While the present invention is described herein in terms of certain preferred embodiments, those skilled in the art will recognize that various modifications and improvements may be made to the invention without departing from the scope thereof. Moreover, although individual features of one embodiment of the invention may be discussed herein or shown in the drawings of the one embodiment and not in other embodiments, it should be apparent that individual features of one embodiment may be combined with one or more features of another embodiment or features from a plurality of embodiments.

Patent Citations
Cited PatentFiling datePublication dateApplicantTitle
US4282876Dec 28, 1979Aug 11, 1981Flynn Vincent JMedical-surgical catheters
US4385635May 15, 1981May 31, 1983Ruiz Oscar FAngiographic catheter with soft tip end
US4888146May 19, 1988Dec 19, 1989Dandeneau James VMethod and apparatus of forming extruded article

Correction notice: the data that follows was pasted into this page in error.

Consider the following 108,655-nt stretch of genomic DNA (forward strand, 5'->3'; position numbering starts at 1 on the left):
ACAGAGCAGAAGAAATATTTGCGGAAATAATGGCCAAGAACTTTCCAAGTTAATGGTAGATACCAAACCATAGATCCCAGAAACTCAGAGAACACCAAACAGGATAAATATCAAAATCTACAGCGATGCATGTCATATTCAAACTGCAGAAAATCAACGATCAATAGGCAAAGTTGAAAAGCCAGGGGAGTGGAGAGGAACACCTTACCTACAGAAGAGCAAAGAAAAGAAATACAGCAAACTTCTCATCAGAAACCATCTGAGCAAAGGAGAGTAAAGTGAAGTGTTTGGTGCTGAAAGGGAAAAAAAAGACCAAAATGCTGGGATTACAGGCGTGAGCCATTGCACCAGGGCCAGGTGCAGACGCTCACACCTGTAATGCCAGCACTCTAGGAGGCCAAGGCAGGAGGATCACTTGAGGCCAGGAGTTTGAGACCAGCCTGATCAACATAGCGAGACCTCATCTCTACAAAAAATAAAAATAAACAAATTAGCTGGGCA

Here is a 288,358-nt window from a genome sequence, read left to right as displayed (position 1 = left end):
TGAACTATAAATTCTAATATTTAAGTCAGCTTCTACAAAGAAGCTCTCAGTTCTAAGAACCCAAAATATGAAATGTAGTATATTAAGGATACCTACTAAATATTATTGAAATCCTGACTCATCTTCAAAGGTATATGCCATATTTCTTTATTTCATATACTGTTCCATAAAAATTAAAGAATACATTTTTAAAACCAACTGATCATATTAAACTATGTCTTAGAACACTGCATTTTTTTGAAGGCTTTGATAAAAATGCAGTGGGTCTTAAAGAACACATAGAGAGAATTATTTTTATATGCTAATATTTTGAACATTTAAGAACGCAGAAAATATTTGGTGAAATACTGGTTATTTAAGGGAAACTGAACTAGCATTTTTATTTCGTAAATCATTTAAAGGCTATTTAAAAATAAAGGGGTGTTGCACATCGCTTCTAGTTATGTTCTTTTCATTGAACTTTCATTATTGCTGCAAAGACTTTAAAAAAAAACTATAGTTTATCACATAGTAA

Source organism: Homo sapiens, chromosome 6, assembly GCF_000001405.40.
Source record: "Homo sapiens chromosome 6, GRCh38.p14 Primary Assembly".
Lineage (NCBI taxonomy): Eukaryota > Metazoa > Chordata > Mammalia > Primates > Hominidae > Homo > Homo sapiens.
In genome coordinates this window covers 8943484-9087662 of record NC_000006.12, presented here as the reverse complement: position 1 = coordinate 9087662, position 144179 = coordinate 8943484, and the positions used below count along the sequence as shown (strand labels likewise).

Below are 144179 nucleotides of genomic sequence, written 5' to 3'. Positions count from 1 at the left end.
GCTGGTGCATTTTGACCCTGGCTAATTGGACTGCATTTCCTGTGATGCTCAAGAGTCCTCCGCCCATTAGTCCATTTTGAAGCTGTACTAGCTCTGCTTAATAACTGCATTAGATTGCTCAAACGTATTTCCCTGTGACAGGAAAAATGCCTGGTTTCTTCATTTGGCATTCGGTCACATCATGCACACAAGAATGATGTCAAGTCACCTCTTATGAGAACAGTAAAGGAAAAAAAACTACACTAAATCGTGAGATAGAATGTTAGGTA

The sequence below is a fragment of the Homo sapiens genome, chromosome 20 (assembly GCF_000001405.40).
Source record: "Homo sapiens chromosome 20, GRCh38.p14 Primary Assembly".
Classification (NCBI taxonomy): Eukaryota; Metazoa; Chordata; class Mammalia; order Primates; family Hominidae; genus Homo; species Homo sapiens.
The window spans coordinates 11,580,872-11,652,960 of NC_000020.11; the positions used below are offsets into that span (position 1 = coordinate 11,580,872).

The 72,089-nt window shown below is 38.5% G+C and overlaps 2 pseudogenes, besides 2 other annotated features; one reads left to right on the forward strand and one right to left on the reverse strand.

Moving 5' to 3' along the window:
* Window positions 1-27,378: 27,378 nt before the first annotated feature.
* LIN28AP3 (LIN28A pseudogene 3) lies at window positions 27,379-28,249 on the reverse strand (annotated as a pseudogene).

US4921483 *Sep 23, 1987May 1, 1990Leocor, Inc.Angioplasty catheter
US4976690Mar 22, 1990Dec 11, 1990Scimed Life Systems, Inc.Variable stiffness angioplasty catheter
US5047045Nov 13, 1989Sep 10, 1991Scimed Life Systems, Inc.Multi-section coaxial angioplasty catheter
US5085649Nov 21, 1990Feb 4, 1992Flynn Vincent JCatheter tubing for medical uses
US5308342Aug 7, 1991May 3, 1994Target Therapeutics, Inc.Variable stiffness catheter
US5370655Nov 18, 1993Dec 6, 1994Scimed Life Systems, Inc.Angioplasty catheter
US5480383May 27, 1994Jan 2, 1996Advanced Cardiovascular Systems, Inc.Tubes with nickel and titanium alloy with elasticity for angioplasty